For years, I have read book after book about the Holocaust. I remember reading The Upstairs Room and The Diary of Anne Frank as a child. As I got older, I turned to books like Night and Survival in Auschwitz. Still later, when I became a religious studies major, I took classes about the Holocaust and started reading more and more Holocaust literature. I had two entire bookshelves filled with books about the Holocaust and Jewish history. I fashioned myself as something of an expert in Holocaust history. In my Holocaust class, we had a visitor come and talk to our class. She said that all these Holocaust stories, like the ones I had grown up reading, tended to stop at the end of the war. People either survived the Holocaust or they did not. We either rejoiced in their survival, or we wept for the loss of life. I don’t remember ever reading a story as a child about what happened to people after the Holocaust. The aftermath was always one or two sentences about where they moved to and how many children they ended up having. I had never realized that there was so much story still left to know.
What happened after the Holocaust is sometimes just as much of a tragedy as what happened during it. Many people returned home to find that they were the only Jews left in their entire town, or that people had been living in their homes for years. In Czechoslovakia, many Jews went there and the country eventually turned to Communism. Heda Kovaly’s Under a Cruel Star talks about how after surviving the Holocaust, she and her husband turned to communism, only to have it turn on them and her husband was executed in the 1952 Slansky Trial. Primo Levi, the Italian chemist who wrote Survival in Auschwitz, survived the Holocaust only to kill himself more than 40 years later. Anti-Semitism did not disappear with the fall of the Third Reich, and the effects of this atrocity have reached across the decades.
The Nazi Hunters: How a Team of Spies and Survivors Captured the World’s Most Notorious Nazi (Published 2013), we are given another post-Holocaust story. This story, however, is a much different one from that of Heda Kovaly’s or Primo Levi’s. This is not a story about humanity continuing to fall short for those who survived the Holocaust. Instead, this is a story about survivors and enacting justice. By 1960, the Nuremberg Trials are over, most of the top Nazi officials are dead or in jail, and Palestine had been created as a home for Europe’s surviving Jewish population. The Holocaust is fading away in people’s memory. Neal Bascomb notes the lack of interest in pursuing Nazi war criminals when he says, “The Mossad’s (the Israel FBI) lack of activity in pursuing war criminals reflected a lack of interest within Israeli society in general. Holocaust survivors, roughly a quarter of the population, rarely spoke of their experiences, both because it was too painful and because they did not want to focus on the past. They had a country to build”(p.39). The prevailing idea around the country during that time is that the past is the past, and it is time to rebuild.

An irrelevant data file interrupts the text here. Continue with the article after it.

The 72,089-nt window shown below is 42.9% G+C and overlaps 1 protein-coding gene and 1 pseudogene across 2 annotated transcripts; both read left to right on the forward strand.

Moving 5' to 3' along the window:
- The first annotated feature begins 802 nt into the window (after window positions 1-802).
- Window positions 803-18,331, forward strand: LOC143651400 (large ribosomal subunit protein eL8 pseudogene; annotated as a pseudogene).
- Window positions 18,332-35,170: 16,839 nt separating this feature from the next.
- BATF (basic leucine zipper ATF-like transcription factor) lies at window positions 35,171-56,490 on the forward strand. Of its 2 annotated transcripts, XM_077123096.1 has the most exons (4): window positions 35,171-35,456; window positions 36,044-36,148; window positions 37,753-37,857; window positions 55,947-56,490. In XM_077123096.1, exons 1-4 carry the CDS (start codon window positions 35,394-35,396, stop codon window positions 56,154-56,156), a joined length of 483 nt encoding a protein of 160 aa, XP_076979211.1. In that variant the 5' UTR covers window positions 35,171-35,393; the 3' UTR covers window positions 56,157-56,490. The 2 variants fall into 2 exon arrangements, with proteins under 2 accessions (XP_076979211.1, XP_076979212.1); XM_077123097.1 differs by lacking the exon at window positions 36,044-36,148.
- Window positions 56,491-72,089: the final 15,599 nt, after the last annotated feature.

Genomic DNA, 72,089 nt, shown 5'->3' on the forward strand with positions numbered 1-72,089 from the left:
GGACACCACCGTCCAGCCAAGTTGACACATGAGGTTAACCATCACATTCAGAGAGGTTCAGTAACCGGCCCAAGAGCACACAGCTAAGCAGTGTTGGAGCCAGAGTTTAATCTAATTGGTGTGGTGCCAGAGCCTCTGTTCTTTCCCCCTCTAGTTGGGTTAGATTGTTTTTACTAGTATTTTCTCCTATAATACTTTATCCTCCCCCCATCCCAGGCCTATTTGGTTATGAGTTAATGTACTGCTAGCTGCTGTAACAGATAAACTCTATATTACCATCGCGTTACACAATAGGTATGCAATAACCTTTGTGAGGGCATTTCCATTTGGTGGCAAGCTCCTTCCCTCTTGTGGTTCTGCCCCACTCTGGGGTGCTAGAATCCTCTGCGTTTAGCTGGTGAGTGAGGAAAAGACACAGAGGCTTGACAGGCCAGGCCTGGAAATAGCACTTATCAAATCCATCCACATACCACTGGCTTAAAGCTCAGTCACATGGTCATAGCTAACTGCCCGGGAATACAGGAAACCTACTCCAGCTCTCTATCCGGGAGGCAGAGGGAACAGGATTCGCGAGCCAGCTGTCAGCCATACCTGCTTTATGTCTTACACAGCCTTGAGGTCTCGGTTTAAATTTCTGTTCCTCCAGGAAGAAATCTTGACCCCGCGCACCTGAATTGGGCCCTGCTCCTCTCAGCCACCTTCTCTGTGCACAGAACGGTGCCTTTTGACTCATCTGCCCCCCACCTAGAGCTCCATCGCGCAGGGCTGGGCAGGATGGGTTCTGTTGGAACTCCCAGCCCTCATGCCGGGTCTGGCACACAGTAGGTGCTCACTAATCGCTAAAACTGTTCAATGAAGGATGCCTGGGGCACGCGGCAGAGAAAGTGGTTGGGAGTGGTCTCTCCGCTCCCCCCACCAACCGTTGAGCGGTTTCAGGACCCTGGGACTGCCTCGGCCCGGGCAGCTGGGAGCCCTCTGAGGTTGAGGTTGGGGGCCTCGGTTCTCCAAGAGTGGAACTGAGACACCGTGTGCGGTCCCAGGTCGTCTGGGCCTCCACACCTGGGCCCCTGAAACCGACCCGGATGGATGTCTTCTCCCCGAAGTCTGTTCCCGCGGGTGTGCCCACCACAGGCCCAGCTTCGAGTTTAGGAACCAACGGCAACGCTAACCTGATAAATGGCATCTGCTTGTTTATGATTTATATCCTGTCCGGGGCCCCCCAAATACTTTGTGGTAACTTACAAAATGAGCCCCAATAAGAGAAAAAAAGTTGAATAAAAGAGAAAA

This changes with the help of Sylvia and Lothar Hermann, a father and daughter living in Argentina. Sylvia brings home her new boyfriend, a boy named Nick Eichmann, to meet her father. During the dinner, “Nick boasted how his father had been a high-ranking officer in the Wehrmact, the German armed forces. The talked turned to the fate of the Jews. ‘It would have been better if the Germans had finished the job’ Nick declared”(p.29-39). Nick does not know that Lothar is half-Jewish. A few months later, after Sylvia and Nick have broken up, Sylvia reads a newspaper that has a list of Nazi war criminals that are still at large, and she sees “One of the individuals list as still being at large was the SS officer responsible for overseeing the mass murder of the Jews, Adolf Eichmann”(p.30). Sylvia and her father realize that this must be the father of her new boyfriend, and they write a letter to the man who wrote the article.